The narrative of Jamal Khashoggi’s death has been negotiated. Justice will not be served

Opinion
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The Global and Mail

The narrative of Jamal Khashoggi’s death has been negotiated. Justice will not be served

After nearly two weeks of unending attention on the disappearance and now confirmed death of Saudi journalist Jamal Khashoggi, the powers have finally agreed upon a narrative that can satisfy all interested parties’ state interests. Make no mistake, the now-agreed-upon story of Mr. Khashoggi’s death was a negotiated one between Saudi Arabia, the United States and Turkey. All three countries have little interest in dragging on an investigation and, more importantly, have the death of a journalist divert attention away from the common interest they have in doing business with one another.

The Turks have clearly known from the very start of Mr. Khashoggi’s announced disappearance that foul play had occurred at the Istanbul consulate of Saudi Arabia. The highly regulated and state-censored Turkish media continued to release bits of information, often leaked to state press agencies, on what happened to Mr. Khashoggi inside the consulate.

The Turks knew the Washington Post journalist died inside the consulate, but continued to try to give Saudi Arabia an opportunity to own up to this or, better yet, find a scenario that could remove the spotlight away from the highest echelon of Saudi decision-making, in particular away from the brash Crown Prince Mohammed bin Salman. While the Turks have not had a smooth relationship with Saudi Arabia in recent years, Turkish President Recep Tayyip Erdogan is facing an economic crisis at home and Saudi foreign investment in Turkey and Turkish firm investment in Saudi Arabia are lucrative contracts that could not be jeopardized.

Similarly, U.S. President Donald Trump was in an uncomfortable position of having to reckon with growing political and media heat about getting to the bottom of Mr. Khashoggi’s death. A bipartisan letter of support in favour of applying the Magnitsky Act against the Saudi authorities in retaliation for Mr. Khashoggi’s death, and the relentless questioning about what Mr. Trump was going to do to pursue the case, were unnecessary diversions. (He would prefer to be focusing on the positive economic news before the coming midterm elections.)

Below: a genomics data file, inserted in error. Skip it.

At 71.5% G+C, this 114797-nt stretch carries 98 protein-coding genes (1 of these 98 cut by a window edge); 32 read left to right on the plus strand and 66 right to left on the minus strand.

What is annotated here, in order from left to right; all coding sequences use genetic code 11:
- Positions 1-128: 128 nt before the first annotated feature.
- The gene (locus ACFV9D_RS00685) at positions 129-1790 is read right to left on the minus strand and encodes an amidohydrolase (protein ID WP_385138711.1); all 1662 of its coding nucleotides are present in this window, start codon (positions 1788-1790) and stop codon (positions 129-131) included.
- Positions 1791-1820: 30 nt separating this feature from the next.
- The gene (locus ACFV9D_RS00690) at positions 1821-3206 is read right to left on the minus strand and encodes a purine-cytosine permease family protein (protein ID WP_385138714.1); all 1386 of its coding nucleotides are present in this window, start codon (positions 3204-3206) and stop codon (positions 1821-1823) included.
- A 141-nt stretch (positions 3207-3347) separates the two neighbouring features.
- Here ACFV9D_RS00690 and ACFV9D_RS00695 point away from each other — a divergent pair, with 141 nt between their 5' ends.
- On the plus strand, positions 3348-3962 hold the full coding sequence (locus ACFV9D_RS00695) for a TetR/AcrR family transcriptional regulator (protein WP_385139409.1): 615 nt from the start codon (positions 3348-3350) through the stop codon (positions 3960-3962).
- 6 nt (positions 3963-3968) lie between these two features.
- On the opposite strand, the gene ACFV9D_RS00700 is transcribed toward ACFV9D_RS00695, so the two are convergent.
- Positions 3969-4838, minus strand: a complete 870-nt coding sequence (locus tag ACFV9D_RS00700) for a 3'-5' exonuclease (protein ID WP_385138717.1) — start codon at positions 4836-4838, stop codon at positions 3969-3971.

Not to mention Mr. Trump’s first international trip to Saudi Arabia showcased his brand of a pragmatic foreign policy approach that focused on business and job opportunities for Americans. He came home to announce that nearly $110-billion in arms deals were inked on his trip to Riyadh. Of course, the actual number of new agreements has been shown to be much lower, but Mr. Trump took great pride in being able to say his masterful deal making delivered deals and jobs. Economic sanctions on Saudi individuals in retaliation for Mr. Khashoggi’s death became an issue that continued to gain steam with every passing day and was not in Mr. Trump’s interest.

Global investors and business personalities are slowly dropping out of Saudi’s Davos in the Desert finance meeting, potentially costing Saudis lucrative contracts. Feeling the heat, Saudi Arabia in recent days had let it be known that it would consider economic retaliation for those who dared to try to inflict economic pain on the kingdom.

A Saudi government insider opined in a widely cited Saudi article that his country could disturb oil prices by squeezing supplies, rattling the oil markets at a time when Iran is due to go offline from U.S. sanctions in early November. The not-so subtle article suggested that prices could climb as high as US$150 a barrel. Mr. Trump had already called out the Organization of Petroleum Exporting Countries and the Saudis at least four times on Twitter for letting oil prices get too high at around US$80 a barrel. Prices at the pump are an important issue to Mr. Trump’s base of support – and hence to Mr. Trump, too.

The Turks, the Americans and the Saudis themselves all needed a way out of this impasse. With too much to lose, the truth behind who ordered the death of Mr. Khashoggi will be sacrificed. For weeks now, all eyes have been on Prince Mohammed as the brash de facto leader who has a keen habit of wanting to silence his critics, regardless of how mild they may be. The negotiated story will pin Mr. Khashoggi’s death on a rogue squad that is far removed from the centre of power in Riyadh. Yet, those following the killers’ connections to the Crown Prince will have a hard time swallowing this story.

All three state parties win as they hope the news cycle will move on, but no justice will be served for the man who chose to speak truth to power.

This article was originally published in The Global and Mail on October 16, 2018. View the original article here.